Different Reactions to Rejection

Posted: June 22, 2014 in Real Life
Tags: , , , , , , , ,


When you read this, it will have been almost a month since the Santa Barbara tragedy.  I had an idea for a post, and as soon as I read about this incident, I decided to combine the two.

I’ve never really been good with the ladies.  In 4th grade I had to start wearing glasses.  I also had a gap in my front teeth before such a thing was cool. (That’s cool now, right Mike Tyson?)  My hair was oily, and I didn’t have a very cool haircut.  I’d venture to say that girls probably found me pretty repulsive.  Maybe repulsive is too strong of a word.  Anyway, you get the point.

I liked different girls, but they didn’t feel the same about me.  At least I’m pretty sure they didn’t.  I don’t recall ever making a move in my “formative” years.  Unlike some people who are able to be confident because they’re somewhat oblivious about how they’re perceived, I was all too aware of what I saw in the mirror.  I decided to beat rejection at its game by avoiding it altogether.

In 11th grade, I finally got contacts and a short haircut. I looked much better, but the awkwardness had already set in.  Not having confidence was the norm for me.  I’m sure I missed some opportunities by not making a move.  I’d wait for a girl to notice me, and while I’m over here in the corner playing the nice guy, she’s getting swept off her feet by someone who was willing to make a move.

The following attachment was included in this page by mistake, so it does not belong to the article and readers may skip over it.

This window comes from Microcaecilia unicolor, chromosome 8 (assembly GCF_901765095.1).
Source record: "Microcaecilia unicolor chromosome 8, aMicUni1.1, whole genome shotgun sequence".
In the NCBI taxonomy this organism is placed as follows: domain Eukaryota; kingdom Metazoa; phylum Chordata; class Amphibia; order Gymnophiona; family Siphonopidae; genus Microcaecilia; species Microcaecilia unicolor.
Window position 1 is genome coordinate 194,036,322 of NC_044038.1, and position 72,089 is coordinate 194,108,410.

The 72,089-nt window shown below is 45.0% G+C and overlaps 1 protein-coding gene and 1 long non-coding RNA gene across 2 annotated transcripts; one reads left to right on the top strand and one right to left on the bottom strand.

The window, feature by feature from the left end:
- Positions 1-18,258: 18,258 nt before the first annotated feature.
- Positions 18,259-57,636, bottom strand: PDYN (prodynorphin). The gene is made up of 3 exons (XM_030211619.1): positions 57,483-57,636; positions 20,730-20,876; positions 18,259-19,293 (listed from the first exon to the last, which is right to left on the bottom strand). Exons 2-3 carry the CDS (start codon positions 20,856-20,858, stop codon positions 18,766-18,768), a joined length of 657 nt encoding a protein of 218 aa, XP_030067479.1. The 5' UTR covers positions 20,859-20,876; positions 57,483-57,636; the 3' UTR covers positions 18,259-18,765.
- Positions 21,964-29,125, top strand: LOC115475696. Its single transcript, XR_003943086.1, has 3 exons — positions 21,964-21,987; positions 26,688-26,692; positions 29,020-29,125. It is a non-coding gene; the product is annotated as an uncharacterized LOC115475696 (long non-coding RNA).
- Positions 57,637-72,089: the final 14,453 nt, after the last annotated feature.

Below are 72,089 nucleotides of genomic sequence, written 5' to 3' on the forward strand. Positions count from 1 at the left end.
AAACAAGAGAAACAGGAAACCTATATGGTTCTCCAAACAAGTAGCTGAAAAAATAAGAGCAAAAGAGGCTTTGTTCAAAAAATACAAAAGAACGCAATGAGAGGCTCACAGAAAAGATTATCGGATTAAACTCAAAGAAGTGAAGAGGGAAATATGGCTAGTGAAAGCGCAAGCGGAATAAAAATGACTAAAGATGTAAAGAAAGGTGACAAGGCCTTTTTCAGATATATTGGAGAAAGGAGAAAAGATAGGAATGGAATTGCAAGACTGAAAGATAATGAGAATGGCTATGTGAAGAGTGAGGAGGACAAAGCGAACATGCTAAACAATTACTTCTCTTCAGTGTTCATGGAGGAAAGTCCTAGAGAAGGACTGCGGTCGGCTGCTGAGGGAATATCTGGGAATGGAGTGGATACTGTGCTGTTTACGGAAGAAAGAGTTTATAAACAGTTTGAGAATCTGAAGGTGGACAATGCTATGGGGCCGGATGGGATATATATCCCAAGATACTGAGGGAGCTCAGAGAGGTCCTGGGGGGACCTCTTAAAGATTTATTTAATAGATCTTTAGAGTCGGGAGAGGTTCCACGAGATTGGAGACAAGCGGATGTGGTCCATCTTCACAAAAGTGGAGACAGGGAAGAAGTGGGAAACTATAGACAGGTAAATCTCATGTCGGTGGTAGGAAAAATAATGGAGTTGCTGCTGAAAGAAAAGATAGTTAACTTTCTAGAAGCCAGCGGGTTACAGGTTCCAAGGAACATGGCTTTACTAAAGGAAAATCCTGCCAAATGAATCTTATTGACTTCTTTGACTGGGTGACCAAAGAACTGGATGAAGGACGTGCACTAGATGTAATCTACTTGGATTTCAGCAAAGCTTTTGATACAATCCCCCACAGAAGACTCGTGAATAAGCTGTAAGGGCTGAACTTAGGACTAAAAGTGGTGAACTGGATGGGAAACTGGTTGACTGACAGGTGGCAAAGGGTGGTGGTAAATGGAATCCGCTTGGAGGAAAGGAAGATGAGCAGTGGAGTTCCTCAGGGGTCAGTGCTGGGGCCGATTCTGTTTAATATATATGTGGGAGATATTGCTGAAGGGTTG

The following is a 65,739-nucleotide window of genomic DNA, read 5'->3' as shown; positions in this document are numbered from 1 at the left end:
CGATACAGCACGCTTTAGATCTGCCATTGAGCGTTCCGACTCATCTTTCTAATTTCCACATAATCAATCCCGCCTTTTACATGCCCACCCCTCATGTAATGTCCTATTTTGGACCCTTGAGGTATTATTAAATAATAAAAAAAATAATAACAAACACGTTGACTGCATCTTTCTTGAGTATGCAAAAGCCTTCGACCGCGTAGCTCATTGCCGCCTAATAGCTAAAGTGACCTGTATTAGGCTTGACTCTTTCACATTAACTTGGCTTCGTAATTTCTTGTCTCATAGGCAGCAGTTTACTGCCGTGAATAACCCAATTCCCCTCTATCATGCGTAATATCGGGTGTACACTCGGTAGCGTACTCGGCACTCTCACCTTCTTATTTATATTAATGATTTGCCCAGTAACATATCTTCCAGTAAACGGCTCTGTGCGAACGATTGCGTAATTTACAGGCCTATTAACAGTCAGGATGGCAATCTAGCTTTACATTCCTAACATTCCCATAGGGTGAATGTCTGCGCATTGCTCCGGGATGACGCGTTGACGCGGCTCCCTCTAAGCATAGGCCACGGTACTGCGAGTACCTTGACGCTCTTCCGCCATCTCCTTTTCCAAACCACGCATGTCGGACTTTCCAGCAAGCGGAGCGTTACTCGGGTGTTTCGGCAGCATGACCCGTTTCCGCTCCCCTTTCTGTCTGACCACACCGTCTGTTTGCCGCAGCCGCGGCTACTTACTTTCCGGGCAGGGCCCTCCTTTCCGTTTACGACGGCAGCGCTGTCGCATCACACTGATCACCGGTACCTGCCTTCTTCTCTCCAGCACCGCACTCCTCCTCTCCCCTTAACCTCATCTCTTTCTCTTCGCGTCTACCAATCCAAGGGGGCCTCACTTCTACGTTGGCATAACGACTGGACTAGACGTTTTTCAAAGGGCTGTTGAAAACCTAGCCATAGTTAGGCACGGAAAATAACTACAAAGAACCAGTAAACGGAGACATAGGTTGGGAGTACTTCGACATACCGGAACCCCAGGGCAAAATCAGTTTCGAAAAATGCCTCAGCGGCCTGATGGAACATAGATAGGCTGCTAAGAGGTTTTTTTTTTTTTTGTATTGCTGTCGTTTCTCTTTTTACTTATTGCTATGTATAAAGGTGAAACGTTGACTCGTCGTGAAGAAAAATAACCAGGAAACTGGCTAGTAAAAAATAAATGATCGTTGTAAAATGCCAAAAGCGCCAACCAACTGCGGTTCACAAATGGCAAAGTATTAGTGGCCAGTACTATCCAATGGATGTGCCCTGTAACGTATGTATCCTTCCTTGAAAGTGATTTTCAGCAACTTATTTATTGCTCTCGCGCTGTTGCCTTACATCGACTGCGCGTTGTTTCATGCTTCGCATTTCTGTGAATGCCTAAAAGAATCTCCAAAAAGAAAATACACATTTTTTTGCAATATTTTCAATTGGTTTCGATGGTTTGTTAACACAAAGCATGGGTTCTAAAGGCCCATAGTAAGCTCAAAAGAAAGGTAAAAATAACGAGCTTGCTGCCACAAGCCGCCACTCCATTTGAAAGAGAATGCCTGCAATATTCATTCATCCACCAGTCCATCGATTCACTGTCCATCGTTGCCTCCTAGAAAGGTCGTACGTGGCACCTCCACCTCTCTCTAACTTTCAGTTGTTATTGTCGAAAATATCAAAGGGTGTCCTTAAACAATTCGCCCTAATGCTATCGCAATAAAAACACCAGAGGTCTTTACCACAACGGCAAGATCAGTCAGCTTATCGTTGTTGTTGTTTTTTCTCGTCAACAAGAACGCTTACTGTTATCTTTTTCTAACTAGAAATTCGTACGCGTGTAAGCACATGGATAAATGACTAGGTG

How did I deal with my rejection (or perceived rejection)?  There were 3 main songs that I would listen to over and over again: Jon Secada’s “Just Another Day,” Mr. Big’s “To Be With You,” and Go West’s “King of Wishful Thinking.”  Fast forward a little over 10 years, and for the last girl I let get to me, I ended up listening to Metallica’s “Saint Anger” album and began exploring the discography of Slayer.  (Wow, my music tastes have really changed!)

I cried. I sulked. I was depressed.  I was melancholy. I was angry. Frustrated.  But in all of the range of emotions, I never once considered taking a gun to school or church or work and blowing everyone away.  Of course, my high school years were pre-Columbine, so when I was growing up mass shootings were not as commonplace as they have sadly become.  Even so, I didn’t wish anyone dead.  Partly, because I continued to hope that one day I might still have a chance.  But beyond that, music was (and still is to this day) my emotional outlet.

I’m honestly at a loss.  I can’t relate to someone who would do such a thing.  I suppose that’s good.  I guess I would just encourage all the “rejects” out there to be patient.  I’m not saying it will get better.  Hopefully it will, but even if it doesn’t, maybe you can find your path and it be one that doesn’t end lives needlessly, yours included.

How does that make you feel?

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